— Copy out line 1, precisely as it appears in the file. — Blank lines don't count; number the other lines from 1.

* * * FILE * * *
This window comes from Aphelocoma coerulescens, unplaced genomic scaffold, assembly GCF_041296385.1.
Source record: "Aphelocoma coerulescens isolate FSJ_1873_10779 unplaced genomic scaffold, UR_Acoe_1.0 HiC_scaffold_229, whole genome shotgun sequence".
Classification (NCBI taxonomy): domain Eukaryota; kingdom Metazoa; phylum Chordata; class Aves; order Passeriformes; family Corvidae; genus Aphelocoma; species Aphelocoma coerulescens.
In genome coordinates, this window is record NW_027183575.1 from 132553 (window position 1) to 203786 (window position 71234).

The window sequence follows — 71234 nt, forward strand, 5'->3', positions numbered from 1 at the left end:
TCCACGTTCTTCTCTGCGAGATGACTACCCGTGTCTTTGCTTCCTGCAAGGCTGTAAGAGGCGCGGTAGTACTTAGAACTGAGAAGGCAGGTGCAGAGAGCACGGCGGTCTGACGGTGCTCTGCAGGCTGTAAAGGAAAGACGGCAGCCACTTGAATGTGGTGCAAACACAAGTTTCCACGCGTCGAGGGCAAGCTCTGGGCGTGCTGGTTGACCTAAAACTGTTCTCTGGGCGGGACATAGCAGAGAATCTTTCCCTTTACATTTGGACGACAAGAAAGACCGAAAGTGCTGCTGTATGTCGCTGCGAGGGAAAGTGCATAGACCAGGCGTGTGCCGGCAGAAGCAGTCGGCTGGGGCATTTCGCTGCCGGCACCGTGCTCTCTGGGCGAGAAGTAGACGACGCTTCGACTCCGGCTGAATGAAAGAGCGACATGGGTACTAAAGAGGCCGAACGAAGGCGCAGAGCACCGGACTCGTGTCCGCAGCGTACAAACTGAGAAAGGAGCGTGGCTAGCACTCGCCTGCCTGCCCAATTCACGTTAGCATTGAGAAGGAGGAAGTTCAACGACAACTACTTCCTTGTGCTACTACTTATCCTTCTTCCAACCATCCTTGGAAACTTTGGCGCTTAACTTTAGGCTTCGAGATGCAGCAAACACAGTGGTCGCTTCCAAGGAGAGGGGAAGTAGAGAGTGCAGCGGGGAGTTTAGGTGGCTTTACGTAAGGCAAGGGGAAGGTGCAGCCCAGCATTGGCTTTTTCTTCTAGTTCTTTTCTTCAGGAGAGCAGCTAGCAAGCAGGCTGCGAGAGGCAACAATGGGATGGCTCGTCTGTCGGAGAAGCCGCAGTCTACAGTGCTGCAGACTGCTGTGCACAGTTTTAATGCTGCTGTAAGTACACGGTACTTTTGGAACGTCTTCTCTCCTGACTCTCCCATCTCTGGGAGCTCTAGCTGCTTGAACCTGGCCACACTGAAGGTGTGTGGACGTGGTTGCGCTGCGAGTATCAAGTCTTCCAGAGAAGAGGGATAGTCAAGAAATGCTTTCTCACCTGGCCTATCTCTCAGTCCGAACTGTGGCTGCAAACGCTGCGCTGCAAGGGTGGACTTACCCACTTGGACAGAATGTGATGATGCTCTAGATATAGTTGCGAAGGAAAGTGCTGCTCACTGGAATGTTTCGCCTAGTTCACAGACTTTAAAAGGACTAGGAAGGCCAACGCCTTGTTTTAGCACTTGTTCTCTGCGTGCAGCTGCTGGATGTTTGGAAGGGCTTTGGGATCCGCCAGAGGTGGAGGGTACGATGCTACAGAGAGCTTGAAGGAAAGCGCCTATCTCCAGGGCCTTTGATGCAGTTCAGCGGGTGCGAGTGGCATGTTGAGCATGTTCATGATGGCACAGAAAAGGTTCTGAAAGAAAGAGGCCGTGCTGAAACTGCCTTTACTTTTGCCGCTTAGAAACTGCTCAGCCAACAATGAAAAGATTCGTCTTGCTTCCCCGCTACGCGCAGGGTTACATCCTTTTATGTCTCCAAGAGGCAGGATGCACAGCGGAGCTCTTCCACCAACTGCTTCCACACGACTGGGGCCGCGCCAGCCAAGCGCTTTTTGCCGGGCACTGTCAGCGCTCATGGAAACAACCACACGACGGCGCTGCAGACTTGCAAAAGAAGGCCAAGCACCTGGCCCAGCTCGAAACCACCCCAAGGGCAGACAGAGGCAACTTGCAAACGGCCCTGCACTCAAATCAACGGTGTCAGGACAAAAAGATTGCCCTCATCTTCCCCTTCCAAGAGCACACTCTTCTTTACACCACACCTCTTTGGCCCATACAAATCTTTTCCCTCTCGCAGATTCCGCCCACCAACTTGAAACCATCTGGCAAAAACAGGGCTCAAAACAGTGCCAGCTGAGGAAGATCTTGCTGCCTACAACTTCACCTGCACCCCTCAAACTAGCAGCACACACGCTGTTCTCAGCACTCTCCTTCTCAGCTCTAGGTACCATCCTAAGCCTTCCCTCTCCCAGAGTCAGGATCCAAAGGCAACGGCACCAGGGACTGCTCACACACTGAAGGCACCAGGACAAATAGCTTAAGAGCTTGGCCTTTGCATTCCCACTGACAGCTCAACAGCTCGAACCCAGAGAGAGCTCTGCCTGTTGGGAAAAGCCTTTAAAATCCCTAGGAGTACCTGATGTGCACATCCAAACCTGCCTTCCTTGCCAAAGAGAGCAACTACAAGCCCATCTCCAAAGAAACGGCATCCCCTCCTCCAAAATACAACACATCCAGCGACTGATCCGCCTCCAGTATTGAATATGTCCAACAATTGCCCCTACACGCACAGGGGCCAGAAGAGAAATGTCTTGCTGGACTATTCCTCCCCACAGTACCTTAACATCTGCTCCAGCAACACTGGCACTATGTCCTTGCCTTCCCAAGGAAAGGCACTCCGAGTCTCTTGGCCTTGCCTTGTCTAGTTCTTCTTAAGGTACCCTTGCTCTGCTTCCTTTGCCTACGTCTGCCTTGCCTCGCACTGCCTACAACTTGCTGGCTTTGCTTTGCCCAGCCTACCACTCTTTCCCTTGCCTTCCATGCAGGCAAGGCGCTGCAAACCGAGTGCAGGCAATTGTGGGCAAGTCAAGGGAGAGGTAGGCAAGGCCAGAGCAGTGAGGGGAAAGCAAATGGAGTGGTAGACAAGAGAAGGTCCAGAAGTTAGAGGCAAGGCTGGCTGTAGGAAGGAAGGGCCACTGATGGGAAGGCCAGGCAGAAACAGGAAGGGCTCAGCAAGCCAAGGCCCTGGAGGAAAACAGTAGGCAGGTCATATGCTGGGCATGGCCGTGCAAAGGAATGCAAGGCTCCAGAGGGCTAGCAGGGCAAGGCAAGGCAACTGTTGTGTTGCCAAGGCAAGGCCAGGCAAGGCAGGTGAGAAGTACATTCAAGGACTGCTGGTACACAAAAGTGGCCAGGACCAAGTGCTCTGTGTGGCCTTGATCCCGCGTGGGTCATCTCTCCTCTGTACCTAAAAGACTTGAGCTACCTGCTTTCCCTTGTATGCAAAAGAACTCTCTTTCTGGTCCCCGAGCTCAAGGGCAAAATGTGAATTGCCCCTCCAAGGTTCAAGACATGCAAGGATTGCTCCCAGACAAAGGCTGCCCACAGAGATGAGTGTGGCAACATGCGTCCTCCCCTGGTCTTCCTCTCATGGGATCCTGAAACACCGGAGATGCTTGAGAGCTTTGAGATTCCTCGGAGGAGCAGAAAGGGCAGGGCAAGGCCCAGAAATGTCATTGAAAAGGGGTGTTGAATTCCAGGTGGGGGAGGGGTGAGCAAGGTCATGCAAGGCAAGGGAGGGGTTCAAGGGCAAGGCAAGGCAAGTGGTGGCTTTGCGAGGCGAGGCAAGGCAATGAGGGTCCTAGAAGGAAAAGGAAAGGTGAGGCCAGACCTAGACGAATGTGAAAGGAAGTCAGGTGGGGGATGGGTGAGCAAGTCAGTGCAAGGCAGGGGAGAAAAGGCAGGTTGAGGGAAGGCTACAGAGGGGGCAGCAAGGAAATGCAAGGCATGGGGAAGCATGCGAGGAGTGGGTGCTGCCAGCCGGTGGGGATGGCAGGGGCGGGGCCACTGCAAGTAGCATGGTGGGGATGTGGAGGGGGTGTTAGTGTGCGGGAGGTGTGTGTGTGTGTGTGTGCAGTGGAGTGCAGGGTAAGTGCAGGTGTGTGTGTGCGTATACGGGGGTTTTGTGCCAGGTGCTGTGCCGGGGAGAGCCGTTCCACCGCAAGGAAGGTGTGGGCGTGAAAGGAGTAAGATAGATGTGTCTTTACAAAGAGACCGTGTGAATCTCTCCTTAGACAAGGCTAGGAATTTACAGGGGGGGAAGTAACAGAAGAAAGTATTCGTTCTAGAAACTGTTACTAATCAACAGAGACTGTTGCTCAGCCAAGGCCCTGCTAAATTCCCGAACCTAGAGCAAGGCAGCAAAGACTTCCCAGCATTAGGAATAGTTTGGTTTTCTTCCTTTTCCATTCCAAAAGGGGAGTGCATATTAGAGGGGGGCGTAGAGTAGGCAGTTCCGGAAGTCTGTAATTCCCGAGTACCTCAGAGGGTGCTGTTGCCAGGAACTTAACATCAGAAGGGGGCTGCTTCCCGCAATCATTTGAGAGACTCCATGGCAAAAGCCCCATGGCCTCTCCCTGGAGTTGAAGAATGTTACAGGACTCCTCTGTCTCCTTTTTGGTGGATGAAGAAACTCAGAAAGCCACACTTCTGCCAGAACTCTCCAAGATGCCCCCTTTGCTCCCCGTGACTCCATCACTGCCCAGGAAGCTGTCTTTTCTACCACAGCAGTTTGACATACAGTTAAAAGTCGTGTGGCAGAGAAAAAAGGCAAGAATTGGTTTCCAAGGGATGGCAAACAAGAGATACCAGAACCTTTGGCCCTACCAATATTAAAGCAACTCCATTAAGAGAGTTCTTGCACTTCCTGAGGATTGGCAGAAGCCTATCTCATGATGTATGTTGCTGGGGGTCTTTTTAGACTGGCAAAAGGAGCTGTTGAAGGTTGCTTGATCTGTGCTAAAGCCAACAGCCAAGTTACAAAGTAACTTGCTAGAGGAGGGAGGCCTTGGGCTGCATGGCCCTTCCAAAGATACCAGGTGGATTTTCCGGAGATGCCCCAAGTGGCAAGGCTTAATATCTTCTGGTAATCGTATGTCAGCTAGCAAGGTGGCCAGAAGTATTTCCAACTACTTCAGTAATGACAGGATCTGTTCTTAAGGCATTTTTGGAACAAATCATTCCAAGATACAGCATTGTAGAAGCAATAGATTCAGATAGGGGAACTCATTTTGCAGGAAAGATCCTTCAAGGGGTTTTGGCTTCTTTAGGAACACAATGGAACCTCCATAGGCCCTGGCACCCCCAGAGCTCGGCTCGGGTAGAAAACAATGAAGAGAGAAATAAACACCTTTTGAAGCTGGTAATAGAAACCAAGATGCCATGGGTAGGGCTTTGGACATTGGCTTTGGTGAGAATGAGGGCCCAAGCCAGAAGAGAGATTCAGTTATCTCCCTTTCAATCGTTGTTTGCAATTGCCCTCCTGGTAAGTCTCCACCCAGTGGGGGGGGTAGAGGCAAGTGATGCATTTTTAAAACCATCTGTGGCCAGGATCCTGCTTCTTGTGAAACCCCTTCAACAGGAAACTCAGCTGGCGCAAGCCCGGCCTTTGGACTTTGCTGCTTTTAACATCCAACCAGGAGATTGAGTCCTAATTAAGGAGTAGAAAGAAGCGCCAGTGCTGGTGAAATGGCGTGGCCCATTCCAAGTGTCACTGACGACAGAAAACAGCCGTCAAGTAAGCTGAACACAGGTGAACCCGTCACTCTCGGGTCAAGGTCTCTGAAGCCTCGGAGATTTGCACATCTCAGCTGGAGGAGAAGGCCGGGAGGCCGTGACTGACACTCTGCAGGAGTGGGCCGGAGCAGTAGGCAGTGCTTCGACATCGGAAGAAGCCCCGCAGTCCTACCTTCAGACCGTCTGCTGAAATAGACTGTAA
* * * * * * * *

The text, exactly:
This window comes from Aphelocoma coerulescens, unplaced genomic scaffold, assembly GCF_041296385.1.